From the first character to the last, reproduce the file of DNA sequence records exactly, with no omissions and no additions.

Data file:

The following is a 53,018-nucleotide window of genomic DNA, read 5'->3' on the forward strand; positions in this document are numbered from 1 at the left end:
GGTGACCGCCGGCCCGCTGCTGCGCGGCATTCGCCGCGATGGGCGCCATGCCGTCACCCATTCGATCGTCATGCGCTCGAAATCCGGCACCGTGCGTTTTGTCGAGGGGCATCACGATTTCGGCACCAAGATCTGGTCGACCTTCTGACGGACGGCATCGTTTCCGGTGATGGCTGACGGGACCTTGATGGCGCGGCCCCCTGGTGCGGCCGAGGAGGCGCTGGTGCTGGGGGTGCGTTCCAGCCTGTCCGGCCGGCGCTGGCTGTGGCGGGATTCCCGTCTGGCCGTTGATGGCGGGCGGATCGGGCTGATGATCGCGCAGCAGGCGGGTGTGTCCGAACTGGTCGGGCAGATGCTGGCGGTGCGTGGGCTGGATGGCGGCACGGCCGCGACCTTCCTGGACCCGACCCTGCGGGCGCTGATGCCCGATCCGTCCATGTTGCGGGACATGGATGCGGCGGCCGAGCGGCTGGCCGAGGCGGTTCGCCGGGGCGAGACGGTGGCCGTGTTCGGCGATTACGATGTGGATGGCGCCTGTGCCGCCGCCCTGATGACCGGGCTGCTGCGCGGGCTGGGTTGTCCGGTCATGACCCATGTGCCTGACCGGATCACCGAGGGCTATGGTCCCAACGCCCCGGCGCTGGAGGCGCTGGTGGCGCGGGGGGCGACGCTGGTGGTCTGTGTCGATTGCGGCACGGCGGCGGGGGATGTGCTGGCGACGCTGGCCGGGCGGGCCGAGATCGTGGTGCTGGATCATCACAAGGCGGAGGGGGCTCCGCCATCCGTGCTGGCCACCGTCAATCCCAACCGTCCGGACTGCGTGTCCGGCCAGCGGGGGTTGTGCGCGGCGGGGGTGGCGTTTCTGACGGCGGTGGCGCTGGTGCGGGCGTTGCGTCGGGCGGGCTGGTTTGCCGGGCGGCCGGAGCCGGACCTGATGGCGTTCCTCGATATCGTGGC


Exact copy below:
The following is a 53,018-nucleotide window of genomic DNA, read 5'->3' on the forward strand; positions in this document are numbered from 1 at the left end:
GGTGACCGCCGGCCCGCTGCTGCGCGGCATTCGCCGCGATGGGCGCCATGCCGTCACCCATTCGATCGTCATGCGCTCGAAATCCGGCACCGTGCGTTTTGTCGAGGGGCATCACGATTTCGGCACCAAGATCTGGTCGACCTTCTGACGGACGGCATCGTTTCCGGTGATGGCTGACGGGACCTTGATGGCGCGGCCCCCTGGTGCGGCCGAGGAGGCGCTGGTGCTGGGGGTGCGTTCCAGCCTGTCCGGCCGGCGCTGGCTGTGGCGGGATTCCCGTCTGGCCGTTGATGGCGGGCGGATCGGGCTGATGATCGCGCAGCAGGCGGGTGTGTCCGAACTGGTCGGGCAGATGCTGGCGGTGCGTGGGCTGGATGGCGGCACGGCCGCGACCTTCCTGGACCCGACCCTGCGGGCGCTGATGCCCGATCCGTCCATGTTGCGGGACATGGATGCGGCGGCCGAGCGGCTGGCCGAGGCGGTTCGCCGGGGCGAGACGGTGGCCGTGTTCGGCGATTACGATGTGGATGGCGCCTGTGCCGCCGCCCTGATGACCGGGCTGCTGCGCGGGCTGGGTTGTCCGGTCATGACCCATGTGCCTGACCGGATCACCGAGGGCTATGGTCCCAACGCCCCGGCGCTGGAGGCGCTGGTGGCGCGGGGGGCGACGCTGGTGGTCTGTGTCGATTGCGGCACGGCGGCGGGGGATGTGCTGGCGACGCTGGCCGGGCGGGCCGAGATCGTGGTGCTGGATCATCACAAGGCGGAGGGGGCTCCGCCATCCGTGCTGGCCACCGTCAATCCCAACCGTCCGGACTGCGTGTCCGGCCAGCGGGGGTTGTGCGCGGCGGGGGTGGCGTTTCTGACGGCGGTGGCGCTGGTGCGGGCGTTGCGTCGGGCGGGCTGGTTTGCCGGGCGGCCGGAGCCGGACCTGATGGCGTTCCTCGATATCGTGGC